GOOD quality linen can never be termed an extravagance. If one has the means it is always economy to buy the best. Though the initial outlay is bigger, the extra cost is an investment that pays dividends in appearance and wearing qualities.
A nicely-laid table is a womans pride, but however well it may be set, it will look nothing if the linen is inferior. Good linen never dates. It will last for years and always look new every time it returns from the laundry.
Providing one has the money to spend, it is a good thing to triplicate every article. A rest is good for everything, linen included. Two table-cloths, one in use and one at the laundry, may seem sufficient, but what is to happen if the one in use has soup spilt over it before the other one has come home?
Economy in Numbers
Tt is not extravagant to have in use a breakfast-cloth, a luncheon set, and a dinner-cloth. One immediately thinks this will entail more laundering and extra expense. This is not the case. One table-cloth used three times a day will not last clean for very long, whereas three each used once a day, will stay clean for a longer period. The laundry bill will be no larger than that for the one cloth used for all meals.
It is also nice to have a change. For breakfast, for instance, one docs not always want a plain white cloth, whereas for dinner nothing looks nicer. Luncheon mats save a lot of washing because they do not get so soiled as a cloth, winch is bound to get a certain amount of rubs from peoples clothing. Carving-cloths should be used when a hot joint is to be carved at the table.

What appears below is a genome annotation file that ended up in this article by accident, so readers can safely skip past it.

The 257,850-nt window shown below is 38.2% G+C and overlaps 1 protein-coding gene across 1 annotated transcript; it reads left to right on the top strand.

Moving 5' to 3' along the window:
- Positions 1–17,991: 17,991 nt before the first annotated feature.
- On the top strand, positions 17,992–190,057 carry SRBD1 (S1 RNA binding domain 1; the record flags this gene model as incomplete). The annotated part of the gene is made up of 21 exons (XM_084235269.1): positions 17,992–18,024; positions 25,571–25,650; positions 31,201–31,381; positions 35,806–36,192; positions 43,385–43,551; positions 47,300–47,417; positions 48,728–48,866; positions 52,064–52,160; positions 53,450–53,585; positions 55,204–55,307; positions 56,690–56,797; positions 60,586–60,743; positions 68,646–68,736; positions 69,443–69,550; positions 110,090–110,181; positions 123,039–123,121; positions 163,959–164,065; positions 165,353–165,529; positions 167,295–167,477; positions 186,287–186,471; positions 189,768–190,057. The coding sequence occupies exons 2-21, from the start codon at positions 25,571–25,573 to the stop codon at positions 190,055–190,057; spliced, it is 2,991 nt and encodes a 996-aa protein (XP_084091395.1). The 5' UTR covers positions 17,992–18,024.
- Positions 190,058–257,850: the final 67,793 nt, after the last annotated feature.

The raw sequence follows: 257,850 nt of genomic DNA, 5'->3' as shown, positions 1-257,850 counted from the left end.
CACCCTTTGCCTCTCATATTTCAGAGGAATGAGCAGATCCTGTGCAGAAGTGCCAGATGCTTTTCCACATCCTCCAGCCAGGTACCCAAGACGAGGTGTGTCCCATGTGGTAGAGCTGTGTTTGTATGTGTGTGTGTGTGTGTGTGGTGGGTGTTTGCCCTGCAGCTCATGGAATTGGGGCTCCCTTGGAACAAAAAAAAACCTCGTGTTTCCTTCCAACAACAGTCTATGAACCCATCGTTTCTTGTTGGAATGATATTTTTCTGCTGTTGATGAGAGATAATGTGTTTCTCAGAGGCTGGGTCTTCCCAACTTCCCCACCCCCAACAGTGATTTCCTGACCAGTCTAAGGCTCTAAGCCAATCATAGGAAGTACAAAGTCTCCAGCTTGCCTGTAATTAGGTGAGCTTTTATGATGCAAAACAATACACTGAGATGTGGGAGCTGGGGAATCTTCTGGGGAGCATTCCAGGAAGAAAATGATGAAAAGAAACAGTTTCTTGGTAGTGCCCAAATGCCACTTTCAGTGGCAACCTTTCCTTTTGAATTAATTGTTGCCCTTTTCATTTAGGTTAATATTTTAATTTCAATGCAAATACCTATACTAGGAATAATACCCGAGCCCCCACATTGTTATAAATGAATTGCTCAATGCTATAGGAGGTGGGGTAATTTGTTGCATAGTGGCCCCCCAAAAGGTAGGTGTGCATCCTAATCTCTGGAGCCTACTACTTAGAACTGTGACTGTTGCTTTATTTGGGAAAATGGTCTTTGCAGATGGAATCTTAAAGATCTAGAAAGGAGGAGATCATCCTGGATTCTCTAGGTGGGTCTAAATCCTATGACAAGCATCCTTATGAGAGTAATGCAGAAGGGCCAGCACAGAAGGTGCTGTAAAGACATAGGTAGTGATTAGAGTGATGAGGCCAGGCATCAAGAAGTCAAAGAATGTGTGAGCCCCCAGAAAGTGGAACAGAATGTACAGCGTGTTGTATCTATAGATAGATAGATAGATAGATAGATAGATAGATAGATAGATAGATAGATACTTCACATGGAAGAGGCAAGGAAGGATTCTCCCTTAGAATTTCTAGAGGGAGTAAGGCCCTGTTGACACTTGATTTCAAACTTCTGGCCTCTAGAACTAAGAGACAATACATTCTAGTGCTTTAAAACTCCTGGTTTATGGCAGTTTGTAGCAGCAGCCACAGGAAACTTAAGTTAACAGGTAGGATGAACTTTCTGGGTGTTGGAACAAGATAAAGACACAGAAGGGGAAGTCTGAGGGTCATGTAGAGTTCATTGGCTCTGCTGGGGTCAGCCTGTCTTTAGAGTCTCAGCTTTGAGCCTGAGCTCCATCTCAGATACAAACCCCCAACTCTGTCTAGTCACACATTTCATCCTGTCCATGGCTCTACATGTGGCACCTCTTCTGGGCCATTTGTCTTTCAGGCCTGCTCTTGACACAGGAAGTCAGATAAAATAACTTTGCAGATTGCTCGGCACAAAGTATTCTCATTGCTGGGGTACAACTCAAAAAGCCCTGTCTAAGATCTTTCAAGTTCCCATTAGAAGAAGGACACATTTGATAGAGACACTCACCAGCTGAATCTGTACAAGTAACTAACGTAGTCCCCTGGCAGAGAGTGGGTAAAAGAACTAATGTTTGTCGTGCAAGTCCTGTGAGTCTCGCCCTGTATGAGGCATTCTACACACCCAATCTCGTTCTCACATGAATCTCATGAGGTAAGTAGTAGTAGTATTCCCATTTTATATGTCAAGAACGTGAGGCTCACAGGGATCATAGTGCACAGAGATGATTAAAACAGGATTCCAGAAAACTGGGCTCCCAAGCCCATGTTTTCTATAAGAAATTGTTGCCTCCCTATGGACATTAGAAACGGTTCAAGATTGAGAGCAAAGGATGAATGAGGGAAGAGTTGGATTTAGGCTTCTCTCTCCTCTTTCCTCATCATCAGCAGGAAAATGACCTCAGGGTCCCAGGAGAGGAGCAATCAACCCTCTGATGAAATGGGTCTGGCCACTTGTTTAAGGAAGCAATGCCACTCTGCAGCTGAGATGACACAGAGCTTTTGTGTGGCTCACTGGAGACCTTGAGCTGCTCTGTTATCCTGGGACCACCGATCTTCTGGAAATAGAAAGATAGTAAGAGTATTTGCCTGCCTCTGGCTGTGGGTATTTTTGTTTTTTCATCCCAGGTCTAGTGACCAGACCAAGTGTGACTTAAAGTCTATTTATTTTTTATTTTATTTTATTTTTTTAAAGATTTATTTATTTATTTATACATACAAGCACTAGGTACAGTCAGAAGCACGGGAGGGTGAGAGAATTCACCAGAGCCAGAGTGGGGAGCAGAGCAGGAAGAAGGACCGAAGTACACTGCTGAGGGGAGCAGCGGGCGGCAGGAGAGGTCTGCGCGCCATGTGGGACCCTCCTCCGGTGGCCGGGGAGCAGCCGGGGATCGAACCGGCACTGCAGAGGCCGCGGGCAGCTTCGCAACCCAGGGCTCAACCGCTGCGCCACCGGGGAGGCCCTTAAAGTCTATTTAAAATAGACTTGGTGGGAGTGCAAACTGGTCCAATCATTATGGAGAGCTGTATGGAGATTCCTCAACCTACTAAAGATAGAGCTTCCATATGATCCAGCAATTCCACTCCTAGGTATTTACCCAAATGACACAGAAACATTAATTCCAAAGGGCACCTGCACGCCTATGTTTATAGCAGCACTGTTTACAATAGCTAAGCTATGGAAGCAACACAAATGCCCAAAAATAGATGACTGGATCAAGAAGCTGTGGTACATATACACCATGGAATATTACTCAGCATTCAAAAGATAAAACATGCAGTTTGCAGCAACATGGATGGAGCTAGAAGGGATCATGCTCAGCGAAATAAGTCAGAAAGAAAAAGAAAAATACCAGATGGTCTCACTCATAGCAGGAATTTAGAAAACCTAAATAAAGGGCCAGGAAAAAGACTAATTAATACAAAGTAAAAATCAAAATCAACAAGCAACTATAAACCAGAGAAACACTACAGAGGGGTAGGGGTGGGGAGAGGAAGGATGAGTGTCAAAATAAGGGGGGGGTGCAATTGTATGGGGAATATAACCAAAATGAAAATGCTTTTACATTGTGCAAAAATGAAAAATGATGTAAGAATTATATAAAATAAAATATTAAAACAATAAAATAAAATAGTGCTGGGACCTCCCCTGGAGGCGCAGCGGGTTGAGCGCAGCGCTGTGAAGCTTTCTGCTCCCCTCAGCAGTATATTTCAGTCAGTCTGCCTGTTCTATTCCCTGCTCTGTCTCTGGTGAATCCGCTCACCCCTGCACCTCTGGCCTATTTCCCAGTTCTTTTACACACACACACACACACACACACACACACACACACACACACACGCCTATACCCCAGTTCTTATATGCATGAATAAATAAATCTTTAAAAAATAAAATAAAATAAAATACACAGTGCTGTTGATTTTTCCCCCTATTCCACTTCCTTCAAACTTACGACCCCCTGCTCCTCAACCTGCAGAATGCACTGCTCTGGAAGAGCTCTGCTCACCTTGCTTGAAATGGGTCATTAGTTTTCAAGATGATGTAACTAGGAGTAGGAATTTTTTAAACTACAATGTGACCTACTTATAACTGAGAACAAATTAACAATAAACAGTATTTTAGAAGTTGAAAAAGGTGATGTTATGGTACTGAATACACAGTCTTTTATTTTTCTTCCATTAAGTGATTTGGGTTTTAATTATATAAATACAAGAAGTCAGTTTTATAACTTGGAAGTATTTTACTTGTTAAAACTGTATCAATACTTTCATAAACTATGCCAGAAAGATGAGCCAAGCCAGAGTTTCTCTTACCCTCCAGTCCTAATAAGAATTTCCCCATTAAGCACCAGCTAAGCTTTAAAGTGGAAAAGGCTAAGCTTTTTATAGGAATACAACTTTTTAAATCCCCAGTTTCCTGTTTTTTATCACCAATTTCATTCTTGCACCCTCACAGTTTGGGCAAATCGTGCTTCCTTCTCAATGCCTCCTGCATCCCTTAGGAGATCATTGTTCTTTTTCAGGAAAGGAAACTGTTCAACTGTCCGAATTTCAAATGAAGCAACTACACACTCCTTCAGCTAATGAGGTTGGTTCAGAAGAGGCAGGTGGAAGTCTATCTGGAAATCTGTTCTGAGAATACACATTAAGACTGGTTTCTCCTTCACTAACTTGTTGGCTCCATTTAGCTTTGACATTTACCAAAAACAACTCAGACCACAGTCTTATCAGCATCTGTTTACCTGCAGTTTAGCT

Serviettes should be plentiful in every home. A dozen is the least any household should possess, as a clean one should be given to each visitor, even if he is only staying for one meal.
Tea-cloths and Tray-cloths
Do not err too much on the side of moderation in the matter of afternoon tea-cloths, tray-cloths, and doyleys. Tea is easily spilt, and when this happens at the beginning of the week, it is more than likely that an interval of several days must elapse before the cloth can be sent to the laundry. Such accidents must be allowed for when buying linens. Tea serviettes are easily made at home at small expense, and at little expenditure of time and energy. A dozen is the minimum one should have, though these are likely to prove inadequate if much entertaining is done, unless they are washed at home.
The quantity of bed-linen required depends entirely on the number of bedrooms and beds in use. Each bed should have one mattress cover, one under blanket, two top blankets, and two pairs of sheets, and each double bed four pairs of under pillow-slips and the same quantity of top-slips. This is allowing two pillows to each person and dispensing with the rather old-fashioned bolster. If a bolster is used, two covers will be necessary, and only two pairs of pillow-slips instead of four.